American Samoa

American Samoa is an unincorporated territory of the United States located in the South Pacific Ocean, southeast of Samoa. American Samoa consists of five main islands and two coral atolls.

The total land area is 199 square kilometers (76.8 sq mi), slightly more than Washington, D.C. American Samoa is the southernmost territory of the U.S. and one of two U.S. territories south of the Equator, along with the uninhabited Jarvis Island. Tuna products are the main exports, and the main trading partner is the United States.

American Samoa is noted for having the highest rate of military enlistment of any U.S. state or territory.

Most American Samoans are bilingual and can speak English and Samoan fluently. Samoan is the same language spoken in neighboring independent Samoa.


Population: 54,000

Language: English, Samoan

Ethnic Groups: 89% Samoan, 3% Tongan

GDP: $13,000 per capita

Capital: Pago Pago

Religion: 98% Christian

Government: Territorial presidential constitutional republic

History: Contact with Europeans began in the early 18th century. Dutchman Jacob Roggeveen was the first known European to sight the Samoan Islands in 1722. This visit was followed by French explorer Louis-Antoine de Bougainville who named them the Navigator Islands in 1768. Contact was limited before the 1830s, when English missionaries and traders began arriving.

Mission work in the Samoas had begun in late 1830 when John Williams of the London Missionary Society arrived from the Cook Islands and Tahiti. By that time, the Samoans had gained a reputation for being savage and warlike, as violent altercations had occurred between natives and European visitors. Nevertheless, by the late nineteenth century, French, British, German, and American vessels routinely stopped at Samoa, as they valued Pago Pago Harbor as a refueling station for coal-fired shipping and whaling.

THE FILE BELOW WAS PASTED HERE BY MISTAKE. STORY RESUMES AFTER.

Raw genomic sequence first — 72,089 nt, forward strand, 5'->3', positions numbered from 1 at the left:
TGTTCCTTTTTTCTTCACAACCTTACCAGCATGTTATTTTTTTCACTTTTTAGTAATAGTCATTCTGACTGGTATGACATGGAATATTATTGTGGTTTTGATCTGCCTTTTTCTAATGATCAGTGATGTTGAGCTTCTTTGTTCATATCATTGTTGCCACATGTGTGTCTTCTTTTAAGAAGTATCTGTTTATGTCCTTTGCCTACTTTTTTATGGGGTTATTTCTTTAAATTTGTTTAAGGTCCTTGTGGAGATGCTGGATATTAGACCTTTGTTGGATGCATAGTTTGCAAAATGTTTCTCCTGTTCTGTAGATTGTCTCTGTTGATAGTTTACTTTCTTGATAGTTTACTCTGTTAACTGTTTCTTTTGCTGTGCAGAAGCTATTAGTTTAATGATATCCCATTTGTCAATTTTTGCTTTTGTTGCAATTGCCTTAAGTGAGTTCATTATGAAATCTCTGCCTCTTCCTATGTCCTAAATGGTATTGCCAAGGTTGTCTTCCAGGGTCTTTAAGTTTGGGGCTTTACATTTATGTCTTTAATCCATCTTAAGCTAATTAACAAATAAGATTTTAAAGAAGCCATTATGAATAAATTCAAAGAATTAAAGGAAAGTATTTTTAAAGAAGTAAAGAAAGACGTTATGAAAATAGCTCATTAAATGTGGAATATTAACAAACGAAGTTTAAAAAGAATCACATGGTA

At the turn of the twentieth century, international rivalries in the latter half of the century were settled when Germany and the United States partitioned the Samoan Islands into two parts: the eastern island group became a territory of the United States and in 1911, the US Naval Station Tutuila, was officially renamed American Samoa.

While the two Samoas share language and ethnicity, their cultures have recently followed different paths, with American Samoans often emigrating to Hawaii and the US mainland, and adopting many US customs, such as the playing of American football and baseball. Western Samoans have tended to emigrate instead to New Zealand, whose influence has made the sports of rugby and cricket more popular in the western islands. There are marked differences between the societies in Western Samoa and American Samoa.

CCI Ministry here: CCI began training in American Samoa in 2014.

In 2019, there are 2 classes with 16 students in training with CCI.

For more information and project needs, please contact us.


American Samoa Ministry Photo Gallery